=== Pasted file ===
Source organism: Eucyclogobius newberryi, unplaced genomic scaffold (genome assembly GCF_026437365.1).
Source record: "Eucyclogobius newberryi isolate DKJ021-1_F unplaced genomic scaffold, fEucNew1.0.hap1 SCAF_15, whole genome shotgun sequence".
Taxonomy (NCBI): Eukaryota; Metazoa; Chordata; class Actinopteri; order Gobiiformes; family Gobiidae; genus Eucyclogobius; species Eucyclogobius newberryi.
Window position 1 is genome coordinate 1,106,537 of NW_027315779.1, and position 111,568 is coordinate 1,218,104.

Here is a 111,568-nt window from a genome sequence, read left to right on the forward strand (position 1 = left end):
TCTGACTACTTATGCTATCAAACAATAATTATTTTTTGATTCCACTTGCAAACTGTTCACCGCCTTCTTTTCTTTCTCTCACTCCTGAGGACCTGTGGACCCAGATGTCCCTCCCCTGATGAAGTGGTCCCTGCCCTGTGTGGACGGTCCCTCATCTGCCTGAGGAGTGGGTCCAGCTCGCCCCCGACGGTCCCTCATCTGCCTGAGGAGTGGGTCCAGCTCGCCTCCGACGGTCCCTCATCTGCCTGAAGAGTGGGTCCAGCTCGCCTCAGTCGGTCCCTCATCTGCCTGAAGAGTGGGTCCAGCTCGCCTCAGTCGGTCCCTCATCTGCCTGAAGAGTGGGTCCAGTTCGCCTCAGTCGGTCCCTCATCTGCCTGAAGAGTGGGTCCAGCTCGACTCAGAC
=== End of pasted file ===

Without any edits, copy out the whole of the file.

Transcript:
Source organism: Eucyclogobius newberryi, unplaced genomic scaffold (genome assembly GCF_026437365.1).
Source record: "Eucyclogobius newberryi isolate DKJ021-1_F unplaced genomic scaffold, fEucNew1.0.hap1 SCAF_15, whole genome shotgun sequence".
Taxonomy (NCBI): Eukaryota; Metazoa; Chordata; class Actinopteri; order Gobiiformes; family Gobiidae; genus Eucyclogobius; species Eucyclogobius newberryi.
Window position 1 is genome coordinate 1,106,537 of NW_027315779.1, and position 111,568 is coordinate 1,218,104.

Here is a 111,568-nt window from a genome sequence, read left to right on the forward strand (position 1 = left end):
TCTGACTACTTATGCTATCAAACAATAATTATTTTTTGATTCCACTTGCAAACTGTTCACCGCCTTCTTTTCTTTCTCTCACTCCTGAGGACCTGTGGACCCAGATGTCCCTCCCCTGATGAAGTGGTCCCTGCCCTGTGTGGACGGTCCCTCATCTGCCTGAGGAGTGGGTCCAGCTCGCCCCCGACGGTCCCTCATCTGCCTGAGGAGTGGGTCCAGCTCGCCTCCGACGGTCCCTCATCTGCCTGAAGAGTGGGTCCAGCTCGCCTCAGTCGGTCCCTCATCTGCCTGAAGAGTGGGTCCAGCTCGCCTCAGTCGGTCCCTCATCTGCCTGAAGAGTGGGTCCAGTTCGCCTCAGTCGGTCCCTCATCTGCCTGAAGAGTGGGTCCAGCTCGACTCAGAC